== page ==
Valentine’s Day romance scams: Don’t fall for them – CNET

Valentine’s Day romance scams: Don’t fall for them – CNET


That lady looking for love may not be who she says she is.

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Think before you click. The beautiful blonde in a faraway country who thinks you’re cute may be looking for more than just love.

With Valentine’s Day approaching, security experts warn that online scammers are looking to use the holiday to take advantage of lonely people. It isn’t hearts they want to steal, it’s bank account balances. 

Online romance scams are nothing new. Two decades ago, a virus bearing the name ‘ILOVEYOU” infected millions of computers by prompting romantics, lonely hearts and the curious to click on an email attachment made to look like a love letter.

“They wanted to know who loved them,” said Jon Clay, vice president of threat intelligence for the antivirus company Trend Micro. “Humans want to be loved and they want to have admirers. So, unfortunately, it’s a scam that’s used a lot.”

You may think you’re invulnerable to a scam. After all, many of them follow a similar and seemingly laughable pattern. A con artist claiming to be overseas eventually asks a victim for money to travel so that they can meet. Or maybe to deal with an emergency. You’d never fall for that, right? 

Maybe, but the Federal Trade Commission reports that last year, soft-hearted people parted with a record $547 million as the result of romance scams. The total losses represented a nearly 80% increase from a year earlier and were likely driven by people seeking connections during the pandemic. Many victims were taken for thousands of dollars, with a median loss reported to the FTC of $2,400.

Cryptocurrency has become a big part of romance scams, according to the FTC. Crypto losses totaled $139 million last year, with a median loss of nearly $10,000. 

Many romance scams get their start as phishing emails sent out by the millions. But sometimes scammers reach out through social media, dating apps and texts, says Bogdan Botezatu, director of threat research and reporting at the cybersecurity company Bitdefender.


An example of a romance scam email spotted by Bitdefender.


According to Bitdefender research, Valentine’s Day-related spam increased sevenfold in the first week of February, with more than half those emails heading to targets in the US. Subject lines that’ve been spotted include “ukrainian girls are seeking for true love” and “show your love for melania.”

Last-minute shoppers need to be on their guard, too. Bitdefender spotted a big spike in scam emails related to Valentine’s Day shopping, similar to those that pop up around other heavy shopping holidays, like Christmas. Scammers are usually looking to steal credit card information, or login credentials for email and social media accounts.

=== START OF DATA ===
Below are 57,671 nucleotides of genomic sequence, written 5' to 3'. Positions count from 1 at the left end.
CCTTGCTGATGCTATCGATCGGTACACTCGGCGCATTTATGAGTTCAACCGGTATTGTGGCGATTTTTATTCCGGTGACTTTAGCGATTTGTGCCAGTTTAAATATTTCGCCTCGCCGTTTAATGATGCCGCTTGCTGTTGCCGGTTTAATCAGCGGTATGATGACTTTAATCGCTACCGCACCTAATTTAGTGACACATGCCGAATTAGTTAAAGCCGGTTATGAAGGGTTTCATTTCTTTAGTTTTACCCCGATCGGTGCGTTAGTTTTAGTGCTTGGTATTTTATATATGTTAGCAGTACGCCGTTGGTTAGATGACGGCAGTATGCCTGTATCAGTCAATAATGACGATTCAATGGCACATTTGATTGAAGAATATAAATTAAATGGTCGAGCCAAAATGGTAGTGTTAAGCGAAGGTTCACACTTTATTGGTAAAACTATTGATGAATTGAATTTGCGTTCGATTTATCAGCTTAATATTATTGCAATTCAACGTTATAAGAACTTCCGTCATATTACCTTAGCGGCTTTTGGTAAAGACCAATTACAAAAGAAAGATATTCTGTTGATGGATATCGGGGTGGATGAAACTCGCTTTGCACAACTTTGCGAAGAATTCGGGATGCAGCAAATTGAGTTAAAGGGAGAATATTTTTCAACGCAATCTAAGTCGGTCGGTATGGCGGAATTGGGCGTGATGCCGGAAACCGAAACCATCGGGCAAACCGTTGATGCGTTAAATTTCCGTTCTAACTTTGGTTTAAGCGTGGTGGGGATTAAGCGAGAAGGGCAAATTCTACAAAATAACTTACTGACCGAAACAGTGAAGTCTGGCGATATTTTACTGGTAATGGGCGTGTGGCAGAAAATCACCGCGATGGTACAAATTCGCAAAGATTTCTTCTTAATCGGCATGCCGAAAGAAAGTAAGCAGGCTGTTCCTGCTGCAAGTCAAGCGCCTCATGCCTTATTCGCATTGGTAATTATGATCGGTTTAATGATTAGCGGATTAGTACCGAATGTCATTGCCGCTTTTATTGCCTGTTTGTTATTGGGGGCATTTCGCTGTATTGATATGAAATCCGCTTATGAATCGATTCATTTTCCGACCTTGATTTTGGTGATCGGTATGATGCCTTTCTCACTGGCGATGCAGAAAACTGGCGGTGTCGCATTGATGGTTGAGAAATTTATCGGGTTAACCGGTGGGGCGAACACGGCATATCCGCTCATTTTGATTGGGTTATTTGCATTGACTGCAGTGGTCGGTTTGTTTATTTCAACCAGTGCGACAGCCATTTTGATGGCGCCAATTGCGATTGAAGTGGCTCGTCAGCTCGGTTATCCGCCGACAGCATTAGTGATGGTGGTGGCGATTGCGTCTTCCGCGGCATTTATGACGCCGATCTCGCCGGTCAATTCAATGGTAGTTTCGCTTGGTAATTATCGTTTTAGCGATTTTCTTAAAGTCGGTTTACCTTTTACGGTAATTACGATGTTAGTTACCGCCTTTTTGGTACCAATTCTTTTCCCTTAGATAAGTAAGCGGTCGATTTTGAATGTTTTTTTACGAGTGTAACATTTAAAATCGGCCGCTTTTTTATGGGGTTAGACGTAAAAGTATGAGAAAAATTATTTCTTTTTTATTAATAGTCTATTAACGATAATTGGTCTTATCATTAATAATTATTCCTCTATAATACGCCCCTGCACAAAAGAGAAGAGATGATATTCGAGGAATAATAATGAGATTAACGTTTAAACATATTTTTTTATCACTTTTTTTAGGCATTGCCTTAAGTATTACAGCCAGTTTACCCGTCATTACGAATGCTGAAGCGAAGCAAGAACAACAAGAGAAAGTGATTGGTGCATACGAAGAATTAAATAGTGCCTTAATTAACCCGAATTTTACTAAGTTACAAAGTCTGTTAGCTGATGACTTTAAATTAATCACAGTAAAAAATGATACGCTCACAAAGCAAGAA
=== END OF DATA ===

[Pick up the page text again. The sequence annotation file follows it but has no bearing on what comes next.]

“People are getting desperate looking for the perfect gift,” Botezatu said. “They don’t have a present but remember they saw something in their inbox. And boom: They click on malicious links, get infected and get caught up in online fraud.”


This phishing email spotted by Bitdefender isn’t going to land you a great deal on actual fish. 


Popular shopping-related subject lines spotted by Bitdefender included “valentine s day is coming buy gifts for your wife or sleep on the ground is up to you,” as well as the less obvious “save 15 off your first seafood order this valentine’s day.”

Whether it’s an unsolicited email or an attempt to connect through a legitimate dating app, people need to make decisions with their “minds and Spidey senses,” not their hearts, Botezatu says.

“It’s better to be cautious rather than end up without your life savings.”

Tips for avoiding Valentine’s Day scams

Be skeptical of anyone who reaches out to you through an unsolicited email, text or phone call. This is also true for social media, even if it’s someone who seems local because they’re a member of your neighborhood Facebook group. Though the person may seem more “real” and legitimate, there’s a good chance he or she isn’t. And if someone claims to be overseas, like a soldier or a woman looking to leave Russia, consider it a big red flag.

Never give money to people you’ve only met online. If someone you’ve never met in person asks for money to travel to the US and see you, to pay for medical care or to help deal with a sudden tragedy, you should regard it as a scam. The same goes for the keys to your cryptocurrency wallets and most personal information, like your Social Security number.

Be wary of people you meet through dating apps. Keep the personal information you post on them to a minimum. Never give your home address and don’t use a profile photo you use elsewhere, Botezatu said. Cybercriminals or stalkers could use it to do a reverse search and find your other social media profiles, which could give them more information than you want to disclose about where you work or live. On the flip side, do your homework. People who use dating apps are probably tech savvy enough to have a social media presence. Check it out.

Take a wingman (or woman). When meeting someone in person for the first time, pick a public place and tell a friend or family member where you’re going. Better yet, take a friend along. Never consent to a first date at the other person’s home.

Deals that seem too good to be true probably are. Did you procrastinate again this year? Delete those emails offering great last-minute deals on candy and flowers. Instead, go straight to the retailer’s website. Or just pop down to your local florist or candy shop.

Good cybersecurity will keep you safe. As always, set good passwords, use two-factor authentication and make sure your antivirus software, operating systems and apps are all up to date. These basic practices will go a long way toward protecting you if you click on or download something you shouldn’t.

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